At step 246, an efficient portfolio is selected based on expected utility specified by a given value, or alternatively, based on expected utility specified by a first given value and based on a maximum loss tolerance specified by a second given value.
At step 248, data corresponding to the selected efficient portfolio may subsequently be outputted or stored. The flow of method steps then proceeds to step 250, where the method is terminated.
In variant embodiments of the invention, another approach to determining the portfolio that obtains the best possible score given a performance measure (alternatively put, the highest utility given an investor's utility function) can be used by incorporating the utility function directly into the optimization model and solving a single mathematical program. For example, solving a linear program that maximizes the value of the utility function Call-λ(Put) for a specified value of λ will define an efficient portfolio. This differs from the previous approach described where an efficient frontier defining numerous portfolios that trade off Put and Call Values is constructed, and whereafter an efficient portfolio is selected for a given λ.
C. Pricing Portfolio Insurance for Arbitrary Portfolios
As a by-product of the optimization model, one can use duality theory, as is known, to price any instrument for which we have a set of Mark-to-Future values.
In particular, one can price an instrument whose payoff matches the downside of a given portfolio under a range of possible future scenarios. In other words, the payoff must equal the downside in exactly those scenarios in which the portfolio incurs downside, and be zero in all upside scenarios (i.e., the insurance exactly offsets losses, and does not pay out otherwise). Thus, given an arbitrary portfolio, the upside and downside payoffs associated with that portfolio can be determined, and subsequently, one can properly price portfolio insurance that will insure an investor against the downside.
The price of the portfolio insurance is not unique, and will depend on the risk preferences of individual investors. The price is correct for an investor who makes decisions based on the performance measure (or utility function) used in the optimization model.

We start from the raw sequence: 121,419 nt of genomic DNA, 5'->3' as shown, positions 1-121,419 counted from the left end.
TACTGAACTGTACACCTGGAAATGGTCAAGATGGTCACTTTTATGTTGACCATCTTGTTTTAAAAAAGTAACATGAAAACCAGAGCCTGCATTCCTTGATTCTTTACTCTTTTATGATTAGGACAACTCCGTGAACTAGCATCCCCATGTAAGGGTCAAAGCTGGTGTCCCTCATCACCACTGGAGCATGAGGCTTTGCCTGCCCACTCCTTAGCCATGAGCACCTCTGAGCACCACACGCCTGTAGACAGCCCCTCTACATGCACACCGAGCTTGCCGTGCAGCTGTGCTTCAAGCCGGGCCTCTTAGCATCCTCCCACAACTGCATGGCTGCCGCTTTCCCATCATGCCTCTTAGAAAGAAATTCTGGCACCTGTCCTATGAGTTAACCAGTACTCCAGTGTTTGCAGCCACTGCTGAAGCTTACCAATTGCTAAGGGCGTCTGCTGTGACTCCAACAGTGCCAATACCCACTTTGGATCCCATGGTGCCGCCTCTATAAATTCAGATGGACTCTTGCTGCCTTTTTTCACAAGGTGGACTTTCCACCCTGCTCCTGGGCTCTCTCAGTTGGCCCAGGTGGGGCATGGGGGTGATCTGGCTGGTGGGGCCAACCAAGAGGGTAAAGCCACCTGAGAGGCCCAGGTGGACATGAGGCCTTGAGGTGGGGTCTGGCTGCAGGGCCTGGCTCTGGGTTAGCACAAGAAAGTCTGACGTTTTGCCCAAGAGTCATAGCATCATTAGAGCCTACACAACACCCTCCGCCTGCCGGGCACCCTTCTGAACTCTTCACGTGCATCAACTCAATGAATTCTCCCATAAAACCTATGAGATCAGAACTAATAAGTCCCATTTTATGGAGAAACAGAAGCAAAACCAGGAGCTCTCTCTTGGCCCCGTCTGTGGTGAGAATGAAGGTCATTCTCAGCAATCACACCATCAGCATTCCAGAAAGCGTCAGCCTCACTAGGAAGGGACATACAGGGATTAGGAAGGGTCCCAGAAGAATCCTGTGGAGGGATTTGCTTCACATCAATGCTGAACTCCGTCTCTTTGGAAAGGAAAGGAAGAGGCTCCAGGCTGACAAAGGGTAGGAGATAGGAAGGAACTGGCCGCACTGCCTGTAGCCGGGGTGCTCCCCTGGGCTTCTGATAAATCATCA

The information necessary to price portfolio insurance is inferred from the problem that is dual to Problem 2. In a manner similar to arbitrage-free pricing, it is possible to derive a set of benchmark-neutral probabilities and infinite-liquidity prices that exactly balance the expected upside and expected downside of all instruments that are included in the optimization problem (i.e., the n securities that are available for constructing the portfolio). The benchmark-neutral probabilities can then be used to obtain prices for new securities that are consistent with an optimal portfolio. A new security is one that was not included in the optimization problem. Given its MtF payoffs, we can calculate the price at which the investor will be indifferent to trading this security; i.e. it is the price at which the investor will have no incentive to either buy or sell the security in order to improve the optimal portfolio (i.e., to obtain a portfolio with higher utility). Suppose an investor with risk aversion λ=1.5 solves the optimization problem and obtains an optimal portfolio with utility 100 (note that this utility depends on the investor's λ). Afterwards, a new company stock gets issued and it is marked-to-future. We can calculate the price for this stock at which it cannot increase the utility of the portfolio beyond 100, so the investor will have no incentive to buy it or short it. This price depends on the investor's λ and on the composition of the optimal portfolio.